Sex: Two Females
Parents: Shama and Tate
Red pandas resemble raccoons and are native to parts of China, the Himalayas and Myanmar. On June 5, Low Mei gave birth to two female cubs in her brand new facility at the SCBI. On June 17, three-year-old Shama also gave birth to two female cubs. Shama and her mate, Tate, live on the Asia Trail at the National Zoo. Animal keeper Jessica Kordell says “each cub means a chance for the species to survive.”
2. Tufted Deer
Born: July 23, 2011
Tufted deer are smaller than white-tailed deer and have brown coloring with white underparts, a gray head and very small antlers. On July 23, the 14-year-old tufted deer Marilyn gave birth to her fourth fawn at the Front Royal facility. (Say that ten times fast.) SCBI is currently working on a number of basic reproductive research projects related to the tufted deer, which is considered near threatened by the International Union for Conservation of Nature and Natural Resources (IUCN).
Born: May 13, 2011
Parents: Jao Chu and Hannibal
Clouded leopards in the wild live throughout southeast Asia, in countries such as southern China, Taiwan and the Malaysian peninsula. At SCBI, Jao Chu gave birth to one female cub on May 13. As of July 25, the cub was weighing in at 3.6 pounds and had started eating meat. SCBI is at the forefront in developing new techniques for successful breeding, including hand-rearing cubs from birth and matching them with mates when young. Clouded leopards are currently listed as a vulnerable species by the IUCN.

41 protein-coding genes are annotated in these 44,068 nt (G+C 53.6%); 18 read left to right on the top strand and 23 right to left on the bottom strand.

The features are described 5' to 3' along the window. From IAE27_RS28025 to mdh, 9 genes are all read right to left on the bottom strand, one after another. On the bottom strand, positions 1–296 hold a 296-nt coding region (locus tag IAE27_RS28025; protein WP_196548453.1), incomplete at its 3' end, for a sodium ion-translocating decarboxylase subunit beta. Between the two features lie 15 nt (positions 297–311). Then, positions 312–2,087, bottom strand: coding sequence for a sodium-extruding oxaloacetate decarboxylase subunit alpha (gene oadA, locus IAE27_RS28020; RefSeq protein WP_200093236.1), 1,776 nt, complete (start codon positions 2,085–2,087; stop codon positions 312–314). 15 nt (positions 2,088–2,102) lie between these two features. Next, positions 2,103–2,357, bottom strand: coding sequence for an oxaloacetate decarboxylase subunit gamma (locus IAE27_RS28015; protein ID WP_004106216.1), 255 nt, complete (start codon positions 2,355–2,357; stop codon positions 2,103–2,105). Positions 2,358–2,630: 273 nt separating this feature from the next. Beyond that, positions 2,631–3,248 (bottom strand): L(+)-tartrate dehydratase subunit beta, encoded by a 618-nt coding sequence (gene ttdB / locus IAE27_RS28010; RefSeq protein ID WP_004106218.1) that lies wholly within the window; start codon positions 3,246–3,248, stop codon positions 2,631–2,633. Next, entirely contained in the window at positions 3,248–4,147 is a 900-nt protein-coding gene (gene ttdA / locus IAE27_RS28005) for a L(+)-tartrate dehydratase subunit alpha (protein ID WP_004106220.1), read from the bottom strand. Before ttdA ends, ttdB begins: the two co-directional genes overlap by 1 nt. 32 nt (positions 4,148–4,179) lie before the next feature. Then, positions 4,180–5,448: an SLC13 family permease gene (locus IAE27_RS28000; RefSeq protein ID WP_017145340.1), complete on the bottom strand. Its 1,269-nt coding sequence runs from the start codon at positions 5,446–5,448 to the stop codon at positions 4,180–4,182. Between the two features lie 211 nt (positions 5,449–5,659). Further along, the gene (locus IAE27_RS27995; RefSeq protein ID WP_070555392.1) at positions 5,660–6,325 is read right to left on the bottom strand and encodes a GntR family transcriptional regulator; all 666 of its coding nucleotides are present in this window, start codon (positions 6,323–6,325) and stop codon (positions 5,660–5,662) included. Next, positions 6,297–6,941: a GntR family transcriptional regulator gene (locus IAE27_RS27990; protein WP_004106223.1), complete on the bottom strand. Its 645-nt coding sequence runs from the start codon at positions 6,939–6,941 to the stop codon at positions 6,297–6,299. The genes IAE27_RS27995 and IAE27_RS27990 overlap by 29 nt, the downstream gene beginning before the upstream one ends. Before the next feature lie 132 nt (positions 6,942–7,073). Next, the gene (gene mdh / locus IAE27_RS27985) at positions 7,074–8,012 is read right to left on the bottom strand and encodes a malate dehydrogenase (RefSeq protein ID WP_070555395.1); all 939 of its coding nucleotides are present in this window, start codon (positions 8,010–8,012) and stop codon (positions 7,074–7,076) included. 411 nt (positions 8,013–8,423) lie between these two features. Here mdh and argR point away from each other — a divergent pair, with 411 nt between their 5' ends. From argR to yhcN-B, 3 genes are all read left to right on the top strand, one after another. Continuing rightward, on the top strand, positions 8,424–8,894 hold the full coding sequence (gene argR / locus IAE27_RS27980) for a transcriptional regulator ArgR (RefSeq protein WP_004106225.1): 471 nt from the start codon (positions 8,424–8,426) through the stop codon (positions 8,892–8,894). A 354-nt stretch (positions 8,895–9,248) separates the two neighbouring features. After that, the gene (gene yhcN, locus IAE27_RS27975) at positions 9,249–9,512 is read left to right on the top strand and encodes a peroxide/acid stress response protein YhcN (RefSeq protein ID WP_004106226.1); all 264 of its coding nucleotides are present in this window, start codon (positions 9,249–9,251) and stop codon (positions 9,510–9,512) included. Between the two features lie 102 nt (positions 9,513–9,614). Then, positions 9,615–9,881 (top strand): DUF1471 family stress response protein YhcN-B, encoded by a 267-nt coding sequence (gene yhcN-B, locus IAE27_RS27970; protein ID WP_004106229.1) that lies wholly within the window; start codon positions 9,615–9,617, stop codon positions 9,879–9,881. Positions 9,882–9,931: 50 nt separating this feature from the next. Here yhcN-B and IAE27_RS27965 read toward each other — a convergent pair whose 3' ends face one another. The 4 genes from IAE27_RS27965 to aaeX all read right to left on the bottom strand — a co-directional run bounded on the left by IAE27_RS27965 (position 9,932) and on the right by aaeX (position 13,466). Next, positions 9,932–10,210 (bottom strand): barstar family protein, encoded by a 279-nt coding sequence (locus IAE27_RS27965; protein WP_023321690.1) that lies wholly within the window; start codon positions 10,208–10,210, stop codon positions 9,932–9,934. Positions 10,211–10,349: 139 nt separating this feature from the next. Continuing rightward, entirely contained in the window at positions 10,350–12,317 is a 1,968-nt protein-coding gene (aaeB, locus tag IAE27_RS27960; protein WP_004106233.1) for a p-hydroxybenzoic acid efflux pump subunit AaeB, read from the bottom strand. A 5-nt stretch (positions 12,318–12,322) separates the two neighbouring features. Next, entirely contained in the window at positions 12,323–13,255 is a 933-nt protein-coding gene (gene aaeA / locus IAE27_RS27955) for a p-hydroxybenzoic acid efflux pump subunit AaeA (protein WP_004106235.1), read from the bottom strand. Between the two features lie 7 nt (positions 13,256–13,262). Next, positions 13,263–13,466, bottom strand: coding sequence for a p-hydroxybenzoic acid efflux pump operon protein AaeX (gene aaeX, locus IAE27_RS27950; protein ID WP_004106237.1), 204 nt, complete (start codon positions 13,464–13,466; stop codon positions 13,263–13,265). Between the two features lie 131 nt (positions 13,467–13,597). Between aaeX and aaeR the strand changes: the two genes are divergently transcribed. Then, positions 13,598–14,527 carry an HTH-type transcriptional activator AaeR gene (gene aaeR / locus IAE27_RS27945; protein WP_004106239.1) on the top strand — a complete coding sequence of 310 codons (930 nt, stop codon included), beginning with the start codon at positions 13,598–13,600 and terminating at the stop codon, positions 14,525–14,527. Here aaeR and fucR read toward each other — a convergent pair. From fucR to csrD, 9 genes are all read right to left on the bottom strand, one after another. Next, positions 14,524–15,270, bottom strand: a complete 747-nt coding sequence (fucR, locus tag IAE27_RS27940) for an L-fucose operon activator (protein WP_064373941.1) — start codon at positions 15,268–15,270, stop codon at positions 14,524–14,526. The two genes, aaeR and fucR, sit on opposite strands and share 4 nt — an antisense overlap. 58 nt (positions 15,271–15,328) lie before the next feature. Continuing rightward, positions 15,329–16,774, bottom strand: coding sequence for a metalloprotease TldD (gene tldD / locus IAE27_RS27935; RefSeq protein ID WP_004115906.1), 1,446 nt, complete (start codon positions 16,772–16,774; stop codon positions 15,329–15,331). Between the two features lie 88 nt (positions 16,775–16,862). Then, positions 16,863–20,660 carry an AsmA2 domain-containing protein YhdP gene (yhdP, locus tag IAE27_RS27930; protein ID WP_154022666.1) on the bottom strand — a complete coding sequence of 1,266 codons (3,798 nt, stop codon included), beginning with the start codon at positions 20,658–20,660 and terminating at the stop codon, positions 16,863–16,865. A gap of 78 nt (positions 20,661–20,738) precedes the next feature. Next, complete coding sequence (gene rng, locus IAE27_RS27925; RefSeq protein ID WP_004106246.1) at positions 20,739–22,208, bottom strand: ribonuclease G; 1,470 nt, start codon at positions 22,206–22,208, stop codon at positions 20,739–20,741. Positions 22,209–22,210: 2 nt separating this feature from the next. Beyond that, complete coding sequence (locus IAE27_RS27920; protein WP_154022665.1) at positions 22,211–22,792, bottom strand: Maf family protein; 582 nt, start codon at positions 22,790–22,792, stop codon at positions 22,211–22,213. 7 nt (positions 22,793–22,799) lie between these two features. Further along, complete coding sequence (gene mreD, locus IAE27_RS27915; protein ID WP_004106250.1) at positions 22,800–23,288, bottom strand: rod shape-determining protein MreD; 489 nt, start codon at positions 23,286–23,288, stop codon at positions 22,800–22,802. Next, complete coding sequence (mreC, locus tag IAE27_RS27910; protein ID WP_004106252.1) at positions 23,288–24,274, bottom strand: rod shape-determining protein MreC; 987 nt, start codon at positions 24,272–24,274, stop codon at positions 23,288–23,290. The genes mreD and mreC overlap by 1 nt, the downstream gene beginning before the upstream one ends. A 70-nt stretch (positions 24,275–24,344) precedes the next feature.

Born: May 6, 2011
Parents: Brenda and Eddie
White-naped cranes breed in China, Mongolia and Russia, and winter in southeast China, Japan and the Korean peninsula. Cranes Brenda and Eddie hatched their first chick on May 6. The chick, a male, is a result of natural breeding and is healthy according to its keepers. “Usually crane chicks are timid and always stay beside one of their parents when keepers are around, but this chick is bold and will often run ahead of its parents to meet the keeper delivering food to them,” says the Zoo’s Chris Crowe. White-naped cranes are currently listed as a vulnerable species by the IUCN.
Born: June 12, June 18 and June 22, 2011
Sex: Three Males
Scimital-horned Oryxes are white with a red-brown chest and black facial markings. They have long, thin, curving horns that resemble a scimitar sword. The scimitar-horned oryxes at SCBI produced three male calves in June. The calves, born June 12, June 18 and June 22 are doing well, according to SCBI research physiologist Budhan Pukazhenthi. SCBI is a pioneer in artificial insemination techniques for the scimitar-horned oryx, and the center’s future goals for this species include establishing a genome resource bank to help their global genetic management.
Born: May 28, 2011